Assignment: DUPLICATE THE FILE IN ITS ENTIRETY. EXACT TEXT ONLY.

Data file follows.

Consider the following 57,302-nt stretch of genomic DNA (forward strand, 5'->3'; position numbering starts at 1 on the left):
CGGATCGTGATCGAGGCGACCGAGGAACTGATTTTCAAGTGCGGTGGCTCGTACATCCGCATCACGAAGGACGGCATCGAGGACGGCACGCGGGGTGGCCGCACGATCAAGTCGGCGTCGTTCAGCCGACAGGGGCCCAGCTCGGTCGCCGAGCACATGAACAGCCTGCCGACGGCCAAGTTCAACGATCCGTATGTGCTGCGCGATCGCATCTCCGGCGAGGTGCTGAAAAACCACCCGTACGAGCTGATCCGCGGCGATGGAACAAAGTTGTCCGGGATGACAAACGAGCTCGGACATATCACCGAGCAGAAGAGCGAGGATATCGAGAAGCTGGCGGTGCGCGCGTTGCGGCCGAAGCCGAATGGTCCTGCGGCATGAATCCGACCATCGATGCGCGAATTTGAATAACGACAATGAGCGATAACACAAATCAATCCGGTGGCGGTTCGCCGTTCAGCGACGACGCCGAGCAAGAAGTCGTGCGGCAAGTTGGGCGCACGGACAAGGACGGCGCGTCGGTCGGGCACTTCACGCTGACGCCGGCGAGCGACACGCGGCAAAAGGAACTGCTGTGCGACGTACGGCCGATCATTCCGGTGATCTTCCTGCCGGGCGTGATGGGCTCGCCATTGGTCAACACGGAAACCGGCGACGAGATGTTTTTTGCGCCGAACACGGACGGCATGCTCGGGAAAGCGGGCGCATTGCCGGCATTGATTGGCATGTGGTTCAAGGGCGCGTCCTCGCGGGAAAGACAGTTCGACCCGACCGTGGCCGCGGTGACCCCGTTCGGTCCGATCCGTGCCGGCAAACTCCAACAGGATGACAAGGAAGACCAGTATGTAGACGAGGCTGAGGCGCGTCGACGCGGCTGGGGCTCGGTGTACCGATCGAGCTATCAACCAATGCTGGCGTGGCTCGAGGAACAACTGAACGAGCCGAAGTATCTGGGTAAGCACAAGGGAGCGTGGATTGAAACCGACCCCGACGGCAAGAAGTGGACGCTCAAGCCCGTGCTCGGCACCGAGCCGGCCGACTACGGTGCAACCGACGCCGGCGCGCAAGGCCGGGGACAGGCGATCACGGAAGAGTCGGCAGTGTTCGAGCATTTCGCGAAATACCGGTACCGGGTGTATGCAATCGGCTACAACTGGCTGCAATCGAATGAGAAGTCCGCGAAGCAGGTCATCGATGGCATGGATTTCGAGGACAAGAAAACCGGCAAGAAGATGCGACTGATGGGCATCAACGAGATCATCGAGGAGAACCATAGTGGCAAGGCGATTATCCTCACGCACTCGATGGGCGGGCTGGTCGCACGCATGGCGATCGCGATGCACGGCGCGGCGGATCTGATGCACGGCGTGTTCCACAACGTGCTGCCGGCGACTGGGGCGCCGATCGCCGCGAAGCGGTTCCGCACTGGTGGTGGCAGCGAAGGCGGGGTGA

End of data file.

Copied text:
Consider the following 57,302-nt stretch of genomic DNA (forward strand, 5'->3'; position numbering starts at 1 on the left):
CGGATCGTGATCGAGGCGACCGAGGAACTGATTTTCAAGTGCGGTGGCTCGTACATCCGCATCACGAAGGACGGCATCGAGGACGGCACGCGGGGTGGCCGCACGATCAAGTCGGCGTCGTTCAGCCGACAGGGGCCCAGCTCGGTCGCCGAGCACATGAACAGCCTGCCGACGGCCAAGTTCAACGATCCGTATGTGCTGCGCGATCGCATCTCCGGCGAGGTGCTGAAAAACCACCCGTACGAGCTGATCCGCGGCGATGGAACAAAGTTGTCCGGGATGACAAACGAGCTCGGACATATCACCGAGCAGAAGAGCGAGGATATCGAGAAGCTGGCGGTGCGCGCGTTGCGGCCGAAGCCGAATGGTCCTGCGGCATGAATCCGACCATCGATGCGCGAATTTGAATAACGACAATGAGCGATAACACAAATCAATCCGGTGGCGGTTCGCCGTTCAGCGACGACGCCGAGCAAGAAGTCGTGCGGCAAGTTGGGCGCACGGACAAGGACGGCGCGTCGGTCGGGCACTTCACGCTGACGCCGGCGAGCGACACGCGGCAAAAGGAACTGCTGTGCGACGTACGGCCGATCATTCCGGTGATCTTCCTGCCGGGCGTGATGGGCTCGCCATTGGTCAACACGGAAACCGGCGACGAGATGTTTTTTGCGCCGAACACGGACGGCATGCTCGGGAAAGCGGGCGCATTGCCGGCATTGATTGGCATGTGGTTCAAGGGCGCGTCCTCGCGGGAAAGACAGTTCGACCCGACCGTGGCCGCGGTGACCCCGTTCGGTCCGATCCGTGCCGGCAAACTCCAACAGGATGACAAGGAAGACCAGTATGTAGACGAGGCTGAGGCGCGTCGACGCGGCTGGGGCTCGGTGTACCGATCGAGCTATCAACCAATGCTGGCGTGGCTCGAGGAACAACTGAACGAGCCGAAGTATCTGGGTAAGCACAAGGGAGCGTGGATTGAAACCGACCCCGACGGCAAGAAGTGGACGCTCAAGCCCGTGCTCGGCACCGAGCCGGCCGACTACGGTGCAACCGACGCCGGCGCGCAAGGCCGGGGACAGGCGATCACGGAAGAGTCGGCAGTGTTCGAGCATTTCGCGAAATACCGGTACCGGGTGTATGCAATCGGCTACAACTGGCTGCAATCGAATGAGAAGTCCGCGAAGCAGGTCATCGATGGCATGGATTTCGAGGACAAGAAAACCGGCAAGAAGATGCGACTGATGGGCATCAACGAGATCATCGAGGAGAACCATAGTGGCAAGGCGATTATCCTCACGCACTCGATGGGCGGGCTGGTCGCACGCATGGCGATCGCGATGCACGGCGCGGCGGATCTGATGCACGGCGTGTTCCACAACGTGCTGCCGGCGACTGGGGCGCCGATCGCCGCGAAGCGGTTCCGCACTGGTGGTGGCAGCGAAGGCGGGGTGA